If this is the first time you have commissioned a translation, you may find the following tips useful:
Do you need a translator or an interpreter?
Translators work with written text. Interpreting is spoken. If you need an interpreter you can search the ITI database.
How much will it cost?
In the UK, translators charge per 1000 words. The price will also depend on the complexity of the text, how soon it is needed and any elaborate formatting requirements. If you have a specific job in mind, please contact me for an estimate.
How long will it take?
Again, this will depend on complexity and formatting, but you should allow at least one full working day for 2000 words. Good translations require time, concentration and thorough checking. The more time you allow, the better.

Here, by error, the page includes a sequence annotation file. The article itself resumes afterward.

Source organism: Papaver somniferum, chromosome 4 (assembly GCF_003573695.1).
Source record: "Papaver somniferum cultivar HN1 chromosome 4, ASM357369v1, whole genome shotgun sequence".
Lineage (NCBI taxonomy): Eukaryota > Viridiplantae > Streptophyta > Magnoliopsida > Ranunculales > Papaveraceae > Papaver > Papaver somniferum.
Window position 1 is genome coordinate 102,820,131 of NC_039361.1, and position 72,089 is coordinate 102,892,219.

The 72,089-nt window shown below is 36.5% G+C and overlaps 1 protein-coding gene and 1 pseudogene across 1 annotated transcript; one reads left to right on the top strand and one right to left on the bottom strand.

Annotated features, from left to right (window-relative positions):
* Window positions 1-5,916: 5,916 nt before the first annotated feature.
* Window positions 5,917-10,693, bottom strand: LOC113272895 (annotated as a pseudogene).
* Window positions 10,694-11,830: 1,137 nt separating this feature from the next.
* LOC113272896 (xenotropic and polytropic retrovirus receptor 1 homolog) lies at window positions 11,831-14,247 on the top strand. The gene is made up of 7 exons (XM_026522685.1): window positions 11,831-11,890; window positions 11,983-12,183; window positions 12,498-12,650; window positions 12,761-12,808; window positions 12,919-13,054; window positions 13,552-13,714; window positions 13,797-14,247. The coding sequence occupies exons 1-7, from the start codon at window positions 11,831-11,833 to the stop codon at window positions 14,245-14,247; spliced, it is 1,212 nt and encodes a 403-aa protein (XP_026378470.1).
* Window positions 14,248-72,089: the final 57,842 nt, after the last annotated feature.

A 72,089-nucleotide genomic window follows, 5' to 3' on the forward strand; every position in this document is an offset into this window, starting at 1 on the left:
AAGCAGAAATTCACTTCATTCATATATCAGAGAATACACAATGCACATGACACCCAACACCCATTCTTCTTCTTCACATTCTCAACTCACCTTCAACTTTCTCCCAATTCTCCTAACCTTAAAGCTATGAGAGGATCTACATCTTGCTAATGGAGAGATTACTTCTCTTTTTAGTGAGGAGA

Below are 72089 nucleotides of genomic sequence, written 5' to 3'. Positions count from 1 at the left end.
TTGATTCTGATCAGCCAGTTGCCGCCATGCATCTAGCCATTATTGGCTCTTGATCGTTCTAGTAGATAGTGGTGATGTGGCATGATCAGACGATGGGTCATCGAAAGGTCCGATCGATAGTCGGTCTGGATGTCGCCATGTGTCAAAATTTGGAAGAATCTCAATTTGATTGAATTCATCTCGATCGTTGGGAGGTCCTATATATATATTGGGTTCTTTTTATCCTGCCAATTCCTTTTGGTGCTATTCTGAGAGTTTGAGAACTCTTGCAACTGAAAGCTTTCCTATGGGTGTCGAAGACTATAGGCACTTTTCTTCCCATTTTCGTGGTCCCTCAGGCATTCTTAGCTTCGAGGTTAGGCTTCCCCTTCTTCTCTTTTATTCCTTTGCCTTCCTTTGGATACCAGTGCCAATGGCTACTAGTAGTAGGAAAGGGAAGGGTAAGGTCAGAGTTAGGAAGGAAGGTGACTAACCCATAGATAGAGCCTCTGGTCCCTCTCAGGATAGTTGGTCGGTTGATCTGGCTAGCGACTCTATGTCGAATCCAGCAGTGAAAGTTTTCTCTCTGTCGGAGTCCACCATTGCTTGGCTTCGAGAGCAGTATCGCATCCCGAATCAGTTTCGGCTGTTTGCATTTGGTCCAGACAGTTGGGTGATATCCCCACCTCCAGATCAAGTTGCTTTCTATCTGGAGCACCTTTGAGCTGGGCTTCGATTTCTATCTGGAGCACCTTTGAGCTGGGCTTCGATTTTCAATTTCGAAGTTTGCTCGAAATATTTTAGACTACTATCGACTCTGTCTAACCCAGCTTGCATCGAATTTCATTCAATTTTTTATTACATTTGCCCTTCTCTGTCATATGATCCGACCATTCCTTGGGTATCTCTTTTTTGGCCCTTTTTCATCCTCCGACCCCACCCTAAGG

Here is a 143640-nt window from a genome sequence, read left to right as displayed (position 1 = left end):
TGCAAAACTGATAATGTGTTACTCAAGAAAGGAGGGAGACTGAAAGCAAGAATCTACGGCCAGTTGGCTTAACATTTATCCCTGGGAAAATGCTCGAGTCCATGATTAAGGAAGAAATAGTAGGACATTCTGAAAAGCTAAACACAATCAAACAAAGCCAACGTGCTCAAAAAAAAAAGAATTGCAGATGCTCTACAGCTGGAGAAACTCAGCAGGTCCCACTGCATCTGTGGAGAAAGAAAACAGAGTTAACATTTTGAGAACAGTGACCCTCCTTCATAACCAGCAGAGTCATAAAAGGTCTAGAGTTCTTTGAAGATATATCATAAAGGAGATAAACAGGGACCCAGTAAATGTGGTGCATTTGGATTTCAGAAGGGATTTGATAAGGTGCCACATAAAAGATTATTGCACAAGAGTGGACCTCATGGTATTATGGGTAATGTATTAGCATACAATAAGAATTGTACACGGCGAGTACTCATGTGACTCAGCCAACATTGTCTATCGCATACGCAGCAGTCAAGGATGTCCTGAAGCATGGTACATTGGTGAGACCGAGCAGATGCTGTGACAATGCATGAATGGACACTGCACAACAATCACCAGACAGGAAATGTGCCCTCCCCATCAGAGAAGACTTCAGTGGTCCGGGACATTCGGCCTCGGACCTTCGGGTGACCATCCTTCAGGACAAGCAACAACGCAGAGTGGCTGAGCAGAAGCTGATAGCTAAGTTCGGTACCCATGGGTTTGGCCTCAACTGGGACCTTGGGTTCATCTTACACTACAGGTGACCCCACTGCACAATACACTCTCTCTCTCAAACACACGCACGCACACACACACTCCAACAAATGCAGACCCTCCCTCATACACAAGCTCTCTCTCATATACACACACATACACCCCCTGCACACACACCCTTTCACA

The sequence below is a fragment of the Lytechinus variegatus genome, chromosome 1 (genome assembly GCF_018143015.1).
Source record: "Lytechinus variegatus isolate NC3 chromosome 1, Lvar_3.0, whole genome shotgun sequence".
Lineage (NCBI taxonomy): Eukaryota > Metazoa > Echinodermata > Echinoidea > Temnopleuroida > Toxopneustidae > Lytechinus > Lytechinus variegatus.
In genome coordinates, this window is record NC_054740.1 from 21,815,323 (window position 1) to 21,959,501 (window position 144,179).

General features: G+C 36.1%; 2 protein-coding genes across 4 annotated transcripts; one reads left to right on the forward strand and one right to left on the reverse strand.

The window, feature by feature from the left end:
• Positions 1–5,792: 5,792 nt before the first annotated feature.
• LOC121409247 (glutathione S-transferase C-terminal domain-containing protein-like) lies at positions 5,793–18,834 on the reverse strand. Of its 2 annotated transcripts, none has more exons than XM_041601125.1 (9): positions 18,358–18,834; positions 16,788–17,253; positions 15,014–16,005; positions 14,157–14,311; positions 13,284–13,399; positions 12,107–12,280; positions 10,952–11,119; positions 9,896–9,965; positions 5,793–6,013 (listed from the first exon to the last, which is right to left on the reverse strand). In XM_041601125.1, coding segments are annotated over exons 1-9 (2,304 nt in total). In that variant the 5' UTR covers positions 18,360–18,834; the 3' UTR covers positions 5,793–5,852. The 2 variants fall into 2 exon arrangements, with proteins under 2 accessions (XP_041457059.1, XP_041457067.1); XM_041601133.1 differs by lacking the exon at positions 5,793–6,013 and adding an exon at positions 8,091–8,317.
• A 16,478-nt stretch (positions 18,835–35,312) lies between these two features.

How can you save money?
Weed out any unnecessary text before sending it for translation. If the German or French text is still being written, wait until it has been finalised.
If you don't read French/German, how do you know which bits you want translated?
Ask me! I can help you identify which parts of a text are relevant to your requirements so that you won't end up paying for pages that you don't need.
How can you recognise a good translation?
A good English translation should read like an original piece of English writing. This is why professional translators translate only into their native language.
What you can do
There are several things you can do to ensure you get the best possible translation result:
- Say what the translation is for (for publication, for information only, for an international readership, etc.)
- Provide background material and/or in-house glossaries if you have any
- Identify a contact person to answer any queries
For further useful advice on buying translations you can download the free short guide "Translation - Getting it right" from the ITI website.